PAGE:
A good quality mattress lasts for years, but it does need replacing after seven years of service.
While getting a new mattress is easy enough, safely disposing of your old one can be a headache. Typically, mattress pick-up and recycling can be operated by a local council, but rates can oscillate wildly depending on your location.
Thankfully, if you’re in the latter category, we’ve got your back. Many times, consumers ask what the benefits of recycling mattresses are, but the advantages are truly boundless. Here’s how and why you should recycle your old mattresses:
What Are The Benefits of Recycling Your Mattress?
Each year approximately 15 – 20 million mattresses are bought by UK residents, and 35 – 40 million are bought in the US.
In the UK, around 10 million mattresses are then discarded, and approximately 15 million in the US. That’s equivalent to every single person in Egypt dumping their mattress once they were done which, obviously, is bad news for people’s pockets and the environment.
Since mattresses take up a large amount of space, nearly one and half billion feet of landfill space is occupied by them each year.
On top of this, mattresses are made from both organic and inorganic materials. While the organic materials will break down within a few years, its synthetic materials may take decades to break down.
If that wasn’t bad enough, mattresses also contain chemicals such as bleaches and dyes which cause ground pollution. These chemicals are incredibly toxic to animals and plants, and although landfill sites have taken measures to limit the effect the chemicals have on surrounding habitats, ecosystems are still routinely contaminated and destroyed.
Which Parts of the Mattress is Recyclable?
Which parts, then, are recycling centres and businesses after when they recycle mattresses? These include:
• Metal Springs - The metal springs of the mattress are melted down to make a variety of light iron-based products and scrap.
• Wadding - The wadding, a term used to describe the mattress filling, can be used in a variety of ways depending on the material used. Polyester wadding, for example, can be utilised in the fibre bending industry, going on to be re-used in cushions and other soft assortments.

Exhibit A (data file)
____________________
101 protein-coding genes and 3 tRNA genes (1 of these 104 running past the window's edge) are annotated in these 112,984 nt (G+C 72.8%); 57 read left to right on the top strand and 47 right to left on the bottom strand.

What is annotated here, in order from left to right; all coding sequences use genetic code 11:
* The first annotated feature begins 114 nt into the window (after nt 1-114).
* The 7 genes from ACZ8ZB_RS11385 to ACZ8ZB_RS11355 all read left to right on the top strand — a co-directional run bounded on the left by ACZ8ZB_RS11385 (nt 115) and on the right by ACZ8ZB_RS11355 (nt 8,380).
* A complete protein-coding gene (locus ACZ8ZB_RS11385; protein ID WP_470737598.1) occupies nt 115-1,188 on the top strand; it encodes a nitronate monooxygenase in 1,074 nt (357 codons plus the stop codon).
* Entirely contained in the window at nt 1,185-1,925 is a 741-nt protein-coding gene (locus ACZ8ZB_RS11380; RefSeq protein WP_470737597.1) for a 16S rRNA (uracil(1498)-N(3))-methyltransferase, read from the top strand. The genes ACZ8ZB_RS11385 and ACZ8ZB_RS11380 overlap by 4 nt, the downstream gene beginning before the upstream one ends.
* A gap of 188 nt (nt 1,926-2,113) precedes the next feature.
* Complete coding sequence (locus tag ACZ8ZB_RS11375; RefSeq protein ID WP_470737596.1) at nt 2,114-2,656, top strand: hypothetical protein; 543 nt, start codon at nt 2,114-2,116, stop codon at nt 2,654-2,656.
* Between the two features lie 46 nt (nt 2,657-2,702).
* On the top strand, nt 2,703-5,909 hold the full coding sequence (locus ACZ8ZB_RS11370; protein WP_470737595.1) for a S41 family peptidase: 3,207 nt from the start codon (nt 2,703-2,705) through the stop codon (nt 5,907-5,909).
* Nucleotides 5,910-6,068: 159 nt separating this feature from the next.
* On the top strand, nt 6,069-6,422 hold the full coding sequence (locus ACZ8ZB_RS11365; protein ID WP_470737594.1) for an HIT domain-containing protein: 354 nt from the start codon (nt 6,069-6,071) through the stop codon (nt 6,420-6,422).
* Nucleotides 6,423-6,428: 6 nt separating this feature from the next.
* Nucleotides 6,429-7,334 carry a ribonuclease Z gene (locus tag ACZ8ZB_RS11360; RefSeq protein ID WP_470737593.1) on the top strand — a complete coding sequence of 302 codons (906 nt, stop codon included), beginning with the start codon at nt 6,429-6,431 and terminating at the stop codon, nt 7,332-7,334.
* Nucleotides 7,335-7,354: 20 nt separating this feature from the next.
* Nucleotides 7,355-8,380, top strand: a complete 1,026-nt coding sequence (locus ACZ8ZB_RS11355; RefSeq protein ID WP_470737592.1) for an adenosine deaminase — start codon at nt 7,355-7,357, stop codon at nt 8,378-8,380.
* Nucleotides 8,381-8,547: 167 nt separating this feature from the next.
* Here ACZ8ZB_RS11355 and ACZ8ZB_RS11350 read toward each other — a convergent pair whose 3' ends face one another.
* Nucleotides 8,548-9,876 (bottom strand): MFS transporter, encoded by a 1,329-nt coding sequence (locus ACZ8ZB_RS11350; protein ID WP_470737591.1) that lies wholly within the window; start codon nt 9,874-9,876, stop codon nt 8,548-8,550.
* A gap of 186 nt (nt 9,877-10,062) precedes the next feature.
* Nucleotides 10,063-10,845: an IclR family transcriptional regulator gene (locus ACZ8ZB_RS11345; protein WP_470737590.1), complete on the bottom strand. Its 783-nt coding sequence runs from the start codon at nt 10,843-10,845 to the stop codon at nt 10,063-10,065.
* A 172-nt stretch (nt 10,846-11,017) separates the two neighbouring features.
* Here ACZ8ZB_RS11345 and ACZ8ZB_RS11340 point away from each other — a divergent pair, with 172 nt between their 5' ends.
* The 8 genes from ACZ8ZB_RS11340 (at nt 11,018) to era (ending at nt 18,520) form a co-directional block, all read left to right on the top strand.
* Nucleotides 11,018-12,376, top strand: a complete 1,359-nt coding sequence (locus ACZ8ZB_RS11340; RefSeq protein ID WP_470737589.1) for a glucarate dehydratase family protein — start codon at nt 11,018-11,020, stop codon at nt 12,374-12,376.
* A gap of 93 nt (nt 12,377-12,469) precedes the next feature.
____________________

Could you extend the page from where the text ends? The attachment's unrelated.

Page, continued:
• Foam - The foam of the mattress is usually cleaned, processed and baled before being sent off as refuse-fuel or alternative carpeting.
• Mattress covering - Mattressing cover varies in quality, but the selection on the better end of the scale can be re-used in a variety of ways. Usually, due to the possibility of contamination, the fibres are processed as refuse-fuel.
How Mattress Disposal and Recycling Works
As it turns out, the recycling process is actually a lot simpler than you think:
1. To begin with, the top layer of the mattress is cut, peeled and separated from the interior materials.
(Source: Manchester Mattress Recycling)
2. Secondly, the interior materials are pulled apart and divided by type.
(Source: Let's Recycle)
3. Finally, soft commodities such as foam are baled and compressed for transport to factories in order to be reused.
And that’s that. Mattress disposal contains no magic, no sorcery, just good old productive use of modern technology.
The Boston Globe did an in-depth video about mattress recycling, detailing the nitty-gritty of recycling this oft-forgotten resource:
What Becomes of the Majestic Mattress?
The steel springs and the bed frame can be melted down to create new building materials at a lower cost. Foam from inside the mattress actually makes for an effective carpet underlay, and the wood is usually shredded into landscaping mulch.
The mattress recycling journey goes to show that one recycled mattress not only helps the environment but the everyday tradesman too.
That’s that! Pretty straightforward, right?
If you’d like to know more about the ins and outs of majestic mattresses, then take a look at a few of our blogs to the right of this page.